When I was in college, I went off to the mountains for a weekend of hiking with an older, wiser friend of twenty-two. At one point, my friend described how she was learning to be “her own best friend.” A huge wave of sadness came over me, and I broke down sobbing—I was the farthest thing from my own best friend.
I was continually harassed by an inner judge who was merciless, relentless, nit-picking, driving, often invisible but always on the job. I knew I would never treat a friend the way I treated myself, without mercy or kindness. My guiding assumption was, “Something is fundamentally wrong with me,” and I struggled to control and fix what felt like a basically flawed self.
Feeling not okay went hand in hand with deep loneliness. In my early teens I sometimes imagined that I was living inside a transparent orb that separated me from the people and life around me. When I felt good about myself and at ease with others, the bubble thinned until it was like an invisible wisp of gas. When I felt bad about myself, the walls got so thick it seemed others must be able to see them.
With my college friend it was different—I trusted her enough to be completely open. Over the next two days of hiking I began to realize that beneath all my mood swings, depression, loneliness and addictive behavior lurked that feeling of deep personal deficiency. I was getting my first clear glimpse into a core of suffering that I would re-visit again and again in my life. While I felt exposed and raw, I intuitively knew that by facing this pain I was entering a path of healing.
When some years later these longings drew me to the Buddhist path, I found there the teachings and practices that enabled me to directly face my feelings of unworthiness and insecurity. They gave me a way of seeing clearly what I was experiencing and showed me how to relate to my life with compassion. The teachings of the Buddha also helped undo my painful and mistaken notion that I was alone in my suffering, that it was a personal problem and somehow my fault.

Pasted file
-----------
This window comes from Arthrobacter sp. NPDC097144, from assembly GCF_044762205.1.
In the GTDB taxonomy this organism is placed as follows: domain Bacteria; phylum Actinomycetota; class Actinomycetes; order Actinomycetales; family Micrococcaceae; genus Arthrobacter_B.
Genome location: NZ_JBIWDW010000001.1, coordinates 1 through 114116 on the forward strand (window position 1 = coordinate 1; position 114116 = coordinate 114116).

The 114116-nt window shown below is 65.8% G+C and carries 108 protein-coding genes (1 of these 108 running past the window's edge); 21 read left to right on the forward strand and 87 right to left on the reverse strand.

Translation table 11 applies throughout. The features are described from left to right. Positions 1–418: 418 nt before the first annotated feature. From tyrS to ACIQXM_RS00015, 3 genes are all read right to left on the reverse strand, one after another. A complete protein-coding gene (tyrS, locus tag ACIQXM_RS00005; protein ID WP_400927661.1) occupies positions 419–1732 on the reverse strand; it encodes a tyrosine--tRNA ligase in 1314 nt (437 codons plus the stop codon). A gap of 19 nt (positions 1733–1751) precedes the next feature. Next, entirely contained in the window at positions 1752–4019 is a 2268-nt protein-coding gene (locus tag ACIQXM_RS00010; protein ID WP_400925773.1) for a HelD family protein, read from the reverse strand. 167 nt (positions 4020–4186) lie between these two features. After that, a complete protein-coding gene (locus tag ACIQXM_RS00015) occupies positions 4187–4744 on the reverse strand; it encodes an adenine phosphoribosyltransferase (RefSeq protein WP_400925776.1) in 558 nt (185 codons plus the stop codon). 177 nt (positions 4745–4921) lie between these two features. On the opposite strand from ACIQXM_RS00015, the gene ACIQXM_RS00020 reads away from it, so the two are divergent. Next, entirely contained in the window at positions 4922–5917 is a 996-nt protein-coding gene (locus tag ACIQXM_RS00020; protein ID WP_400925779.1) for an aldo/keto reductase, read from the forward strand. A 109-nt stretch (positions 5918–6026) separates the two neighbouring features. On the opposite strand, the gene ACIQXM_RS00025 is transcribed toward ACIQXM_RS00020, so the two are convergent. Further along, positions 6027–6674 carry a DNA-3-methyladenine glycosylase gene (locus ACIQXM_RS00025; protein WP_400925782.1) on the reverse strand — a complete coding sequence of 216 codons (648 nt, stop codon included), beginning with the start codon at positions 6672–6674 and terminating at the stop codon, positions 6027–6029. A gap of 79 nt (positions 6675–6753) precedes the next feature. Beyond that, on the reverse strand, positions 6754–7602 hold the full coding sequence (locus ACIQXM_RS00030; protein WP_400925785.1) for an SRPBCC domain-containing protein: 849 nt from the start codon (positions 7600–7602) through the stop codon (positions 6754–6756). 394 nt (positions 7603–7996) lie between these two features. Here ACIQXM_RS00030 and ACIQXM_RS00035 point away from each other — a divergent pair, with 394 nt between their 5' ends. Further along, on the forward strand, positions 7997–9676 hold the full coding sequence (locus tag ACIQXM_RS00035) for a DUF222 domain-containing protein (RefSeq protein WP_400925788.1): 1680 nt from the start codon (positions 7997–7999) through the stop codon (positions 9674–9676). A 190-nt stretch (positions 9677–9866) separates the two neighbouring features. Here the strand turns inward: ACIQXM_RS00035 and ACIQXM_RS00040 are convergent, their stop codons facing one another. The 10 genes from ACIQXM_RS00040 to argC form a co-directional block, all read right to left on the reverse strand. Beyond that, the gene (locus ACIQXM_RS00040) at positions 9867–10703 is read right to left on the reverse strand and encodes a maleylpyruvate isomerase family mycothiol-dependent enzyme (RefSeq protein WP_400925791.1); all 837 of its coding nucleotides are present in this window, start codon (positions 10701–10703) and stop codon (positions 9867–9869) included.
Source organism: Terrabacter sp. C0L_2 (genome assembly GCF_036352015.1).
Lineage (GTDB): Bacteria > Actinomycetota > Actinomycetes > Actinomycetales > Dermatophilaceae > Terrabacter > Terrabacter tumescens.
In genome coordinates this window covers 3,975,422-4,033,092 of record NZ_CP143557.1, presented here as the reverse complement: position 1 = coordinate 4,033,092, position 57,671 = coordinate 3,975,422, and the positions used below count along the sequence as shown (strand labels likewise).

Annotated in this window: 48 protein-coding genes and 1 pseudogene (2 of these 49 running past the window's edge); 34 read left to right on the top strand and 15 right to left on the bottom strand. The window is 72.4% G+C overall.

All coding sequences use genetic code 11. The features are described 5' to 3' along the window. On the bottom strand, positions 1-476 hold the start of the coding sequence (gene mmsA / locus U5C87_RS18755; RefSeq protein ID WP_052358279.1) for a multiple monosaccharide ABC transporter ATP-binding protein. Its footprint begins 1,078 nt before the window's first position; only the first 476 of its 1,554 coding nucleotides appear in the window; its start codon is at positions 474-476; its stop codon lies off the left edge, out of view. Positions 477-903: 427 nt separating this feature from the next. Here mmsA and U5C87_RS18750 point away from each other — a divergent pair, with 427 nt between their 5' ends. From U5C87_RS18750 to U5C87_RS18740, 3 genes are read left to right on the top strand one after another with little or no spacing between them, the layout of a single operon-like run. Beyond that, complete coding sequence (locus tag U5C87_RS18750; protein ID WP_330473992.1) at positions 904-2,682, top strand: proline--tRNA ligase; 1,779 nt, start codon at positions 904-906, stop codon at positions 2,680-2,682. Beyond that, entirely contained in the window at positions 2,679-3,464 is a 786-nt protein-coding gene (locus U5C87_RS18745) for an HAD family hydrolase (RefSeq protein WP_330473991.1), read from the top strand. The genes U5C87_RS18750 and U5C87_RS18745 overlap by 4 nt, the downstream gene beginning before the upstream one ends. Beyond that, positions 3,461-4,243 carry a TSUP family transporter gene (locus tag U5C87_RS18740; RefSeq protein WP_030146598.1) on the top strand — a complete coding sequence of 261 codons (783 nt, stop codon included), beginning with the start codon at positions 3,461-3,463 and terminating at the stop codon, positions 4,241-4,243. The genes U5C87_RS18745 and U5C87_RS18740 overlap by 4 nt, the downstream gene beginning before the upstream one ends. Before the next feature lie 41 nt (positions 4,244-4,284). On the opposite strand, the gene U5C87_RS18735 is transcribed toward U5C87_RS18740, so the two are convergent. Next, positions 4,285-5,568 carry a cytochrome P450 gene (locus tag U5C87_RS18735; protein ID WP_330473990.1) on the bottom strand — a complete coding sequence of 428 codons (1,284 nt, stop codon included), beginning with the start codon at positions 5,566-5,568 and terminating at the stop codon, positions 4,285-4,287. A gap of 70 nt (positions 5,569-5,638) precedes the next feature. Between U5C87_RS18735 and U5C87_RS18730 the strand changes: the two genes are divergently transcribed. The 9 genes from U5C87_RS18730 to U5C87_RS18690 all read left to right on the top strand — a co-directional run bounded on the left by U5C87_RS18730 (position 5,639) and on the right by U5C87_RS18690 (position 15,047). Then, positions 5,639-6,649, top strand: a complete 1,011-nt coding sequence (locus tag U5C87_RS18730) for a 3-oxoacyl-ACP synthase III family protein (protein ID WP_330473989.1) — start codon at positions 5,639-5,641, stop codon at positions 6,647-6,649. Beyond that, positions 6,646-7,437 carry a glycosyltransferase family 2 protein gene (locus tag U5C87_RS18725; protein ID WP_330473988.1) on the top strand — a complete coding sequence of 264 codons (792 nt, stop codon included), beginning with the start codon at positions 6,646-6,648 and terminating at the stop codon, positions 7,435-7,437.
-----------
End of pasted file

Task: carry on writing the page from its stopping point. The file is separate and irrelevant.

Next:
Over the past twenty years, as a psychologist and Buddhist teacher, I’ve worked with thousands of clients and students who have revealed how painfully burdened they feel by a sense of not being good enough.
It doesn’t take much—just hearing of someone else’s accomplishments, being criticized, getting into an argument, making a mistake at work—to make us feel that we are not okay. When we experience our lives through this lens of personal insufficiency, we are imprisoned in what I call the trance of unworthiness. Trapped in this trance, we are unable to perceive the truth of who we really are.
Because our habits of feeling insufficient are so strong, awakening from the trance involves not only inner resolve, but an active training of the heart and mind. Through Buddhist awareness practices, we free ourselves from the suffering of trance by learning to recognize what is true in the present moment, and by embracing whatever we see with an open heart. This cultivation of mindfulness and compassion is what I call Radical Acceptance.
Radical Acceptance reverses our habit of living at war with experiences that are unfamiliar, frightening or intense. It is the necessary antidote to years of neglecting ourselves, years of judging and treating ourselves harshly, years of rejecting this moment’s experience. Radical Acceptance is the willingness to experience ourselves and our life as it is. A moment of Radical Acceptance is a moment of genuine freedom.
When we practice Radical Acceptance, we begin with the fears and wounds of our own life and discover that our heart of compassion widens endlessly. In holding ourselves with compassion, we become free to love this living world. This is the blessing of Radical Acceptance: As we free ourselves from the suffering of “something is wrong with me,” we trust and express the fullness of who we are.
I based this entry on my book Radical Acceptance (2003)
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Photo Credit: Shell Fischer